This past Memorial Day weekend, Richie and I visited the Acorn Inn in the Blue Ridge Mountains. While Richie rode his bicycle with friends each day, I loaded Buddy and easel into the car, heading out to paint.
Driving along the Blue Ridge Parkway and the Shenandoah National Forest’s Skyline Drive, I marveled at the clear gradations of blue in the mountains. The Blue Ridge Mountains are old—three hundred million years old—and they once looked like those young upstarts, the Rockies (only one hundred million years old) before time wore them down to their roots. They fold into one another like a mussed up bedspread and for me they are just as cozy. I’m usually a more wide-open sky kind of person, but these mountains seem to hold one protectively, in an embrace.
On my drive, I visited Humpback Rocks mountain farm, a living history site of a typical mountain farm of the 19th (and probably 20th) century. Nestled into the hollow were the one-room chinked log cabin, the log shed and springhouse, the hopper for lye, the pig pen; each building without decoration or extraneous frill, only the spare necessity. I wondered why it all seemed so right. Instead of looking like poverty of the most meagerly sort; it looked instead whole and undivided.
Then I realized that the spare farm fed the body while the natural beauty of the mountain and the crafts its resources inspired, fed the soul.
I own a book titled “Mountain Homespun” by Frances Louisa Goodrich published in 1931. Goodrich had journeyed into the mountains to find its weavers and spinners. She visited with these people at their mountain farms, much like, I am guessing, the one at Humpback rocks, and wrote down their words. Here’s Aunt Liza, ‘upwards in sixty’ talking about the farm in the mountains where she has lived for over forty years: “…it puts feeling on to a body to see the moonshine falling on yon mountain…I don’t know, either, but what I like it here full as well along about daylight, when I’m up soon of a morning and the sky ferninst is all the color of them roses yonder. Here lately there’s been the prettiest kind of a big star, seems like it sorter hates to go out of sight a sun-up.”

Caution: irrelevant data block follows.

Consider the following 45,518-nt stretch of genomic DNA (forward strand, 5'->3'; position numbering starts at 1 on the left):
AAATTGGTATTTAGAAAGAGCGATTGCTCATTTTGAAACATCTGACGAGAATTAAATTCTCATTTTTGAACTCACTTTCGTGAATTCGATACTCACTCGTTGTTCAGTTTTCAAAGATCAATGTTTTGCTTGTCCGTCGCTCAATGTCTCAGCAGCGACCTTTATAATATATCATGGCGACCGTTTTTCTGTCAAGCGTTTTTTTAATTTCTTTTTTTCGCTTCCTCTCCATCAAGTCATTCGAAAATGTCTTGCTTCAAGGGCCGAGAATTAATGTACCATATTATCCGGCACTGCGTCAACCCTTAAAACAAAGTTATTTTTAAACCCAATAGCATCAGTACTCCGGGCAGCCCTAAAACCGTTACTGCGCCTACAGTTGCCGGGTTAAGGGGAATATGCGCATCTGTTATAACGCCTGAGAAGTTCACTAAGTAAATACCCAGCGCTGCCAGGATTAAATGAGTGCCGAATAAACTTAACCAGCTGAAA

Yes, it was a hard living, and a living in poverty by our standards of economic development, but it was also, I think, a rich living by the bigger standard of satisfaction.
“I’m a rarin’ to draw it in and see how the spots come out. Shucks, ain’t it grand, the things they is to do and to find out about.” Granny Jude on receiving a new pattern to weave, from “Mountain Homespun.”
I almost passed this post over to Buddy the Adventure Maltese, because I attended a writers’ and illustrators’ conference all last weekend and today I go to Boston to physically graduate—march up that podium and take that diploma. But then, looking out the window at the mist rising off the pond, sipping my morning tea, listening to the bird song, I realized I did have something to say after all.
The natural world sustains me. Each small universe of flower, bird, and water life nourishes me in a vital way. It recalls to my mind a phrase I read in “The Snow Leopard” by Peter Matthiessen; “. . . the peace and healing of the night sky. . .” and I remember how reading that resonated.
When I got home from the three days of indoors imposed by the conference, I walked around my gardens, looking closely. I greeted each new daffodil and the emerging arugula. I said hi to the tiny growth of peony and the buds of the quince. I greeted them as friends.
I came to this relationship as a child. When I felt wounded by life I would go into the woods and sit down on the ground. As I sat in stillness, my eyes tracing the line of a leaf or twig, a change came over me. Trying to describe the sensation visually, I would say that the pearl of my soul, cracked and gapped by life, would rise out of my body and flow into the natural world–a world filled with the same pearl essence. This essence flowed around and through my soul, filling it and making it whole. Once whole, my soul would slide back to its place inside of me and I would shake my head a tiny bit, coming to myself. It didn’t seem odd; I thought everyone did this.
The natural world has sustained me; still sustains me, and I’m grateful that as a child, I was not overprotected from it. Reading “Last Child in the Woods” by Richard Louv, about nature deficit disorder, I wonder the cost of separating today’s children from the very thing that nurtures them. We are part of the natural world, whether we accept it or not. And to separate ourselves from its healing capability is to refuse a gift that is our birthright.